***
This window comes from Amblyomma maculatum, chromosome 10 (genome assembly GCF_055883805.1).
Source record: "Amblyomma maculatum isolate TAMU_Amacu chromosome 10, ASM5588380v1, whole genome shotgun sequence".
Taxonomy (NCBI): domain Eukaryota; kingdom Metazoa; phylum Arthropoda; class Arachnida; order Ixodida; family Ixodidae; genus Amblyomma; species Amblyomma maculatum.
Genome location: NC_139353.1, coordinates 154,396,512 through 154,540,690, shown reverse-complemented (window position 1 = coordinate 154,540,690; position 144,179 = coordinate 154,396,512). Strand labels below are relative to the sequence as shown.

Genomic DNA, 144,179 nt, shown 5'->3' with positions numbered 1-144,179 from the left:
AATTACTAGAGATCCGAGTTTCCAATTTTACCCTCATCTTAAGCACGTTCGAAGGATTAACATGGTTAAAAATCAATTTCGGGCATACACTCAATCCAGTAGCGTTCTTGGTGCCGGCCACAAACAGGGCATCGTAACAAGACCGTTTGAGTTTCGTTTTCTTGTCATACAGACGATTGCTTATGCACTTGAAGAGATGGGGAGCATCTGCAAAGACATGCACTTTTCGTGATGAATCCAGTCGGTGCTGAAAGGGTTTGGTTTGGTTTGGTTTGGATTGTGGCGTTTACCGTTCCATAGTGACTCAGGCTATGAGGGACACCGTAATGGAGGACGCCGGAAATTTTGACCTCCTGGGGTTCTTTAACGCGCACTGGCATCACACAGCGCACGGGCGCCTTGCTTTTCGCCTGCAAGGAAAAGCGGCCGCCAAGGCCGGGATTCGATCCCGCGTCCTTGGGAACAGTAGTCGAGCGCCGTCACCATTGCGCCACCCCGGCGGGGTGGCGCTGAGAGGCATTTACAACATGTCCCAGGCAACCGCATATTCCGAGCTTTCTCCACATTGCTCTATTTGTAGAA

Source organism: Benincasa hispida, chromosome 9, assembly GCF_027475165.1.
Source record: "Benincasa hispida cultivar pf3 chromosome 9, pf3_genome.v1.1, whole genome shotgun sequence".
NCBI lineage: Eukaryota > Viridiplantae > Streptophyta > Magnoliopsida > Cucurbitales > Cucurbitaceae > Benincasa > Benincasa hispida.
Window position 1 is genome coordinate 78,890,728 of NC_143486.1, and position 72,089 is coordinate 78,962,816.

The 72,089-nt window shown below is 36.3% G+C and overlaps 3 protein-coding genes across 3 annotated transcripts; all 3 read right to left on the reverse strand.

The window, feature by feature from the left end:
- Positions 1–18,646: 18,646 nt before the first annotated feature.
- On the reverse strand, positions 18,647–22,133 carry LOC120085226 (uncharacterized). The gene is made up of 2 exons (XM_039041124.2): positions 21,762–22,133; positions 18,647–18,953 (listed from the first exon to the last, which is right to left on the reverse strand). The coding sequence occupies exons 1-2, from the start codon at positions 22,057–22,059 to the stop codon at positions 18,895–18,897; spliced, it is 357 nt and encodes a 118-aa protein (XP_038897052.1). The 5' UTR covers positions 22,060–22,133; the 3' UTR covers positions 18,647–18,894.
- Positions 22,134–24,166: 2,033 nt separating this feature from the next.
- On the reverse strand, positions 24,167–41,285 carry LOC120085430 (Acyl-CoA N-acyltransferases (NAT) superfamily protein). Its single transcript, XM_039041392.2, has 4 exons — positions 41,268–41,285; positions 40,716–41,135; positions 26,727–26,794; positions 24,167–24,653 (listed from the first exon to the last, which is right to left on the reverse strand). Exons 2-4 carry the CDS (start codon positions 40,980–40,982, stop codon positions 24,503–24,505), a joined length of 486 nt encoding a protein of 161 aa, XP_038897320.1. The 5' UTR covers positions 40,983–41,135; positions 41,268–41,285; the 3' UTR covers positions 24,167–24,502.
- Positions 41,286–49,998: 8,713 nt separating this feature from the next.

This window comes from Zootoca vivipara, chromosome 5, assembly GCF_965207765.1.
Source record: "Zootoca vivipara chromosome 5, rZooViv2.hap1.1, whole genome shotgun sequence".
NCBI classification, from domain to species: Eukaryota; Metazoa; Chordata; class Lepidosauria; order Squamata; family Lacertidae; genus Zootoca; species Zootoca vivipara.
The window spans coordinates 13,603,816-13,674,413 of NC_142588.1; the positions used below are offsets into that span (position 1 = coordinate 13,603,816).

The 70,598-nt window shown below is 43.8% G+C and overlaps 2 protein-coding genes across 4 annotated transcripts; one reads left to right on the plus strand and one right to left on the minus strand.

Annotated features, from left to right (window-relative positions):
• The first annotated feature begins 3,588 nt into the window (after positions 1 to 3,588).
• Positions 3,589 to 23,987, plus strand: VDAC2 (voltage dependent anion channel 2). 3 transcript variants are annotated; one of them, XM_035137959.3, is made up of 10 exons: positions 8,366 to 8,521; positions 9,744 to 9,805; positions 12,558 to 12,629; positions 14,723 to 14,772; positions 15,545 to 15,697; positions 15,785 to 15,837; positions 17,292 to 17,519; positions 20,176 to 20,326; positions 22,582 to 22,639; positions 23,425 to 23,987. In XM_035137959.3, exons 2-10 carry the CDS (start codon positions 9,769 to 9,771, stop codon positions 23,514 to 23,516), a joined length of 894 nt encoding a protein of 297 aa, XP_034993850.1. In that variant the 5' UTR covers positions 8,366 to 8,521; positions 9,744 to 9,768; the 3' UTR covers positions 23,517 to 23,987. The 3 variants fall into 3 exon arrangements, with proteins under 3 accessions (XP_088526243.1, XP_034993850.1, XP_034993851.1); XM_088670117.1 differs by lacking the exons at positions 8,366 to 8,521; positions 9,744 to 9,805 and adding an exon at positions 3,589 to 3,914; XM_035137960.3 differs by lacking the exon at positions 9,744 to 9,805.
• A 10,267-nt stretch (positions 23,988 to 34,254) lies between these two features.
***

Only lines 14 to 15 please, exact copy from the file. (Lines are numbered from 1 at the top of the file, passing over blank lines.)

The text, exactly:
- On the reverse strand, positions 18,647–22,133 carry LOC120085226 (uncharacterized). The gene is made up of 2 exons (XM_039041124.2): positions 21,762–22,133; positions 18,647–18,953 (listed from the first exon to the last, which is right to left on the reverse strand). The coding sequence occupies exons 1-2, from the start codon at positions 22,057–22,059 to the stop codon at positions 18,895–18,897; spliced, it is 357 nt and encodes a 118-aa protein (XP_038897052.1). The 5' UTR covers positions 22,060–22,133; the 3' UTR covers positions 18,647–18,894.
- Positions 22,134–24,166: 2,033 nt separating this feature from the next.